The production of ornamental pineapple in pots under different drip-irrigation depths


Rev. Ceres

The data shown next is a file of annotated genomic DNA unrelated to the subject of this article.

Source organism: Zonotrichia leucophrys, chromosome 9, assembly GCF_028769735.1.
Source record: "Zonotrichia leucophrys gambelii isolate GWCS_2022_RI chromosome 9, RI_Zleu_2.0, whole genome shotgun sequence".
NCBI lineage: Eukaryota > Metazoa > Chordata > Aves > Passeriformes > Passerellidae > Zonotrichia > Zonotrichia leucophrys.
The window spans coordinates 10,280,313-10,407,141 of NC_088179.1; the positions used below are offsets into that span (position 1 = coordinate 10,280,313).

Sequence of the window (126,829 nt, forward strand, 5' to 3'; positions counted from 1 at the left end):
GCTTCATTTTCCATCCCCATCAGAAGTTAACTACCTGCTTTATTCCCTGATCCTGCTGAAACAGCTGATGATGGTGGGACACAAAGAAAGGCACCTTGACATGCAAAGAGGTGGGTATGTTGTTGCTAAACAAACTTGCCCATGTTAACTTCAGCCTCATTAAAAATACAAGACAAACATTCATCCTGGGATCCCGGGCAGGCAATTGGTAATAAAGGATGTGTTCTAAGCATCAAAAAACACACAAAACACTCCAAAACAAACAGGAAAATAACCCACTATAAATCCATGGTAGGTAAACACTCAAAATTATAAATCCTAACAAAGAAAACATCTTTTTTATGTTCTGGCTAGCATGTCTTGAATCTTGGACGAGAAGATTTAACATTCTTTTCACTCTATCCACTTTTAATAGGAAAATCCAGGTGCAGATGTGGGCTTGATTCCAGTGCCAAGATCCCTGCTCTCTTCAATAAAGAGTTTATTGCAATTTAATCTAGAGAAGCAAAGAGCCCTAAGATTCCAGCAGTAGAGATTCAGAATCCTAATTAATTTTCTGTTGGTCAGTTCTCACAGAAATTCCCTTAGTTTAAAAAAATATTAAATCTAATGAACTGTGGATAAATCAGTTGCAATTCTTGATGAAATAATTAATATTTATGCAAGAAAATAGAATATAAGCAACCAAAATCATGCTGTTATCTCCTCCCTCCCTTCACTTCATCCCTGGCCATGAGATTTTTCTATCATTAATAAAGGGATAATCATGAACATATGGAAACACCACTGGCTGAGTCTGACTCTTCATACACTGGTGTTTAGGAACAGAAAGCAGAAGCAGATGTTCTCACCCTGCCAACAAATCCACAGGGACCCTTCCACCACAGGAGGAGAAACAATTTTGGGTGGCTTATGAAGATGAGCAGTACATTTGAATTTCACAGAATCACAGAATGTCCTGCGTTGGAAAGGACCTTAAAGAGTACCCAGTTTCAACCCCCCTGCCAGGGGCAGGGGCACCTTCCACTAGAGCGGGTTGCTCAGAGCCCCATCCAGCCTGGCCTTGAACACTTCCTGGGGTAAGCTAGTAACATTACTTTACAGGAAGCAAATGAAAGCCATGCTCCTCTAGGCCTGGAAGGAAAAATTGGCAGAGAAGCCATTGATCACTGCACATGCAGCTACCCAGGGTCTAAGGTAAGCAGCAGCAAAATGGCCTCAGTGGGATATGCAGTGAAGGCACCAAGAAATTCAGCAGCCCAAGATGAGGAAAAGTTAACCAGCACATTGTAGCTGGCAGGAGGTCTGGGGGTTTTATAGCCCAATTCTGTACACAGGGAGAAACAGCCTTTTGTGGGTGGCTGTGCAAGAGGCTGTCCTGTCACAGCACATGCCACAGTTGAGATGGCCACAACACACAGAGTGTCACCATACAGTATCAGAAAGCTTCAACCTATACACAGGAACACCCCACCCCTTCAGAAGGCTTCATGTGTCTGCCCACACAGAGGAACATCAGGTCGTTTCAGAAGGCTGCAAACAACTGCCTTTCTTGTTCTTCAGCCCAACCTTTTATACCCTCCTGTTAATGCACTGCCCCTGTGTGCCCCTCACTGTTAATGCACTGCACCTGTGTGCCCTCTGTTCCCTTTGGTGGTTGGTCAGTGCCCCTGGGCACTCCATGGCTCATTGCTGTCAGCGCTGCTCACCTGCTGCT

ABSTRACT The objective of this work was to evaluate the effects of irrigation depth on the commercial production of ornamental pineapple in pots. The experiment was carried out in a greenhouse located in Fortaleza, in the state of Ceará, Brazil. The experimental design was completely randomised, with five treatments and four replications. The treatments were irrigation depths estimated at 50, 75, 100, 125, and 150% of the evapotranspiration of a crop of edible pineapple. The plants were grown in one litre pots, with supplementary irrigation every two days. The variables evaluated were: number of leaves; length and width of the 'D’ leaf; diameter of the rosette; plant height; rate of flowering; length and diameter of the peduncle, syncarp and crown; crown to syncarp ratio; commercial productivity and water-use efficiency. An increase in irrigation depth produced a linear increase in the number of leaves, width of the 'D' leaf and rosette diameter, but had no effect on the other variables. Water-use efficiency decreased linearly with the increases in irrigation depth. Despite influencing leaf growth, each irrigation depth results in plants suitable for commercialisation in pots. The smallest irrigation depth gives the greatest economy and water-use efficiency.

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